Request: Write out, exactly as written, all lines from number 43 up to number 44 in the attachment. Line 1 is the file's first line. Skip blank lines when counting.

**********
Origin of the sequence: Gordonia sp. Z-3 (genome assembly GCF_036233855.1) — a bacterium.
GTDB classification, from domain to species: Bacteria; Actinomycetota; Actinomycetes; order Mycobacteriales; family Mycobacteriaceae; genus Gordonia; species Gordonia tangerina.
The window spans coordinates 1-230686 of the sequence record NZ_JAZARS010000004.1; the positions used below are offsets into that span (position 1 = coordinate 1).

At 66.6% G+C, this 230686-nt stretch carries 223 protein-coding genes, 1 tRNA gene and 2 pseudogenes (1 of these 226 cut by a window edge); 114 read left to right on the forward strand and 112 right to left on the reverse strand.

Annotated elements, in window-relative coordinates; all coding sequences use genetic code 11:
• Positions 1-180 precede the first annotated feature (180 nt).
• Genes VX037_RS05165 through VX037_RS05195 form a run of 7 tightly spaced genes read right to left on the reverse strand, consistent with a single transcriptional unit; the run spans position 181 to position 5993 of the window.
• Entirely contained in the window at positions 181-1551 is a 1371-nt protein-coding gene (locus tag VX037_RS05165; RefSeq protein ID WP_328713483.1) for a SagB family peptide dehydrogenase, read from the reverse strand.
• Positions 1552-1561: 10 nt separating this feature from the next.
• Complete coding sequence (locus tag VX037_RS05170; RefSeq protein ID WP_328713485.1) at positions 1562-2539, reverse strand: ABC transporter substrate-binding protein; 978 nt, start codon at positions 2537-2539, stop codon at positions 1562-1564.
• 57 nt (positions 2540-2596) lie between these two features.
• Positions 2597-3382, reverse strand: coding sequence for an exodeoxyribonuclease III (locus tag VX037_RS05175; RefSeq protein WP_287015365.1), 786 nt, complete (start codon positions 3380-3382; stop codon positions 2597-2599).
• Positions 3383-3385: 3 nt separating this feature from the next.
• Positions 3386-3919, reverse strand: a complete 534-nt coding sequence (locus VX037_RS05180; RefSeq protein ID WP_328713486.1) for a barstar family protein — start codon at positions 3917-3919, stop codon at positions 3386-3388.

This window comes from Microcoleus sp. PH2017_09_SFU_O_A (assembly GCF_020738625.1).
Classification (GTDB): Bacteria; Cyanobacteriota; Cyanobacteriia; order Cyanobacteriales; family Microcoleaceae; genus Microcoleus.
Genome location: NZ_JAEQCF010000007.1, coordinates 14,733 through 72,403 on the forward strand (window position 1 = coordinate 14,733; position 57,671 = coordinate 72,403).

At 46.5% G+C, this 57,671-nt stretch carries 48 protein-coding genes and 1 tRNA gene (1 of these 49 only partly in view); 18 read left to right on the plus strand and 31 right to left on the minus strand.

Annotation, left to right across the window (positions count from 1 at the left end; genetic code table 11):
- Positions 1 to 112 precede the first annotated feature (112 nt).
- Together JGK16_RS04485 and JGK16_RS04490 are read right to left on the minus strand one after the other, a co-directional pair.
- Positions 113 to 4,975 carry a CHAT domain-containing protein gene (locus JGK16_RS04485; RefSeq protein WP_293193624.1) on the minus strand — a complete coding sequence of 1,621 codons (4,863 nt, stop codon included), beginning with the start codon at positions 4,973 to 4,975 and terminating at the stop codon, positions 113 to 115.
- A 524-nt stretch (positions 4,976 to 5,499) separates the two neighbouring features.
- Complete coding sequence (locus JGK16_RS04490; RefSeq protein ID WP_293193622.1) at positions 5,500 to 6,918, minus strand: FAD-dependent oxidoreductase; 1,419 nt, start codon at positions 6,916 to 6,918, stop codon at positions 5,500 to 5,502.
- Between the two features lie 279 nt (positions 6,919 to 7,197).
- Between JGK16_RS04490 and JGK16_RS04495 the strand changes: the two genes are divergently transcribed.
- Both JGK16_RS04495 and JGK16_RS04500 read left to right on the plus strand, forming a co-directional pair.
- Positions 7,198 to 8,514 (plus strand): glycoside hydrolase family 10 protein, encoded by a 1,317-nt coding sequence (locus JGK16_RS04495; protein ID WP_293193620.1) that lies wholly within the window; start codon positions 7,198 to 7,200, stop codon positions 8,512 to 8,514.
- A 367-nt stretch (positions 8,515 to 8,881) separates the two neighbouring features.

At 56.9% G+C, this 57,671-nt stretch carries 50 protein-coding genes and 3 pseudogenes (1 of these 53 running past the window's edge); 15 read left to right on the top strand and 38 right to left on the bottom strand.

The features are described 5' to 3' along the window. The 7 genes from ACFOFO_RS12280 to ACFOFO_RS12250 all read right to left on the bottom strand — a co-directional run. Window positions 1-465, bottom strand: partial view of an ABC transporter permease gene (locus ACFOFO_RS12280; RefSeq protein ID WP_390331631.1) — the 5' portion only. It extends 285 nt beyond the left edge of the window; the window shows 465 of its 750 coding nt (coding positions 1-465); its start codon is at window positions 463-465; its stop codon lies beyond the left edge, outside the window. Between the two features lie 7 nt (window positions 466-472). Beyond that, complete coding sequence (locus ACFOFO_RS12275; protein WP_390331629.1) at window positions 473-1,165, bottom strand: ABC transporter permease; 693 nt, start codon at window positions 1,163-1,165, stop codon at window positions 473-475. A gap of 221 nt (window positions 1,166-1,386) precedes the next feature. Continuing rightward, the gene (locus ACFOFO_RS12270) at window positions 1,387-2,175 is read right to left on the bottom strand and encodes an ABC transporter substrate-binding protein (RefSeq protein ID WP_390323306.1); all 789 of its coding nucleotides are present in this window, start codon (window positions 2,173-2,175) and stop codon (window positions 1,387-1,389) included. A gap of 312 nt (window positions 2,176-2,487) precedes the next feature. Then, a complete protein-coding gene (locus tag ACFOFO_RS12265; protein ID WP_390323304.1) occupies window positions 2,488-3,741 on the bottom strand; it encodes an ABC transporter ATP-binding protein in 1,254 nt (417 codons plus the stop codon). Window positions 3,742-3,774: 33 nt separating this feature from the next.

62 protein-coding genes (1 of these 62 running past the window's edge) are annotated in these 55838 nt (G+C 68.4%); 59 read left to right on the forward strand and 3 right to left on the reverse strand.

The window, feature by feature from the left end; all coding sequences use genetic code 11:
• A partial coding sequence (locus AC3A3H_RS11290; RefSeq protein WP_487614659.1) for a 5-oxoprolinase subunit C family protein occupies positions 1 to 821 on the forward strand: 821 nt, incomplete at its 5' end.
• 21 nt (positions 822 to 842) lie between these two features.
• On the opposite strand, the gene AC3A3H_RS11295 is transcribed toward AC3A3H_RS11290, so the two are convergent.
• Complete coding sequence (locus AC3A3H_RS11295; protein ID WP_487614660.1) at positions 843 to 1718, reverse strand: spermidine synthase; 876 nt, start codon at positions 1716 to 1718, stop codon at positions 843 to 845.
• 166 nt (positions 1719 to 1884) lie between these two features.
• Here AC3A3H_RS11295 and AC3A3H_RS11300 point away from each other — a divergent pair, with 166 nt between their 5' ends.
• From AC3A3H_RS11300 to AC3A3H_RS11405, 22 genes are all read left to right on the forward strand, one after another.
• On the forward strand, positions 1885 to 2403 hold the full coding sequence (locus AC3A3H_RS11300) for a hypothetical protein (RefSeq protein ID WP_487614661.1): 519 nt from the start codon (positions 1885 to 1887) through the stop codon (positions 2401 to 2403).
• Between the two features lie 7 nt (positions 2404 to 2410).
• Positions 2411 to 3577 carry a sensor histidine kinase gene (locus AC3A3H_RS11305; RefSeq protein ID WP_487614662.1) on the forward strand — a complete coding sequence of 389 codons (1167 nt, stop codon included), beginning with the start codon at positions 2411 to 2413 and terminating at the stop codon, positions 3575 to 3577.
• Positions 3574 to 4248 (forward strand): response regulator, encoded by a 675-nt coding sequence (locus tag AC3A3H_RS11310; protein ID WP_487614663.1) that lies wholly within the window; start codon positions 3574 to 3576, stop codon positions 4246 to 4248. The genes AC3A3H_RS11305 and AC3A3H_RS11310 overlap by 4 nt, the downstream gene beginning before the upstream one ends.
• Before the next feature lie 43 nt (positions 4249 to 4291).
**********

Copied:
• Positions 2411 to 3577 carry a sensor histidine kinase gene (locus AC3A3H_RS11305; RefSeq protein ID WP_487614662.1) on the forward strand — a complete coding sequence of 389 codons (1167 nt, stop codon included), beginning with the start codon at positions 2411 to 2413 and terminating at the stop codon, positions 3575 to 3577.
• Positions 3574 to 4248 (forward strand): response regulator, encoded by a 675-nt coding sequence (locus tag AC3A3H_RS11310; protein ID WP_487614663.1) that lies wholly within the window; start codon positions 3574 to 3576, stop codon positions 4246 to 4248. The genes AC3A3H_RS11305 and AC3A3H_RS11310 overlap by 4 nt, the downstream gene beginning before the upstream one ends.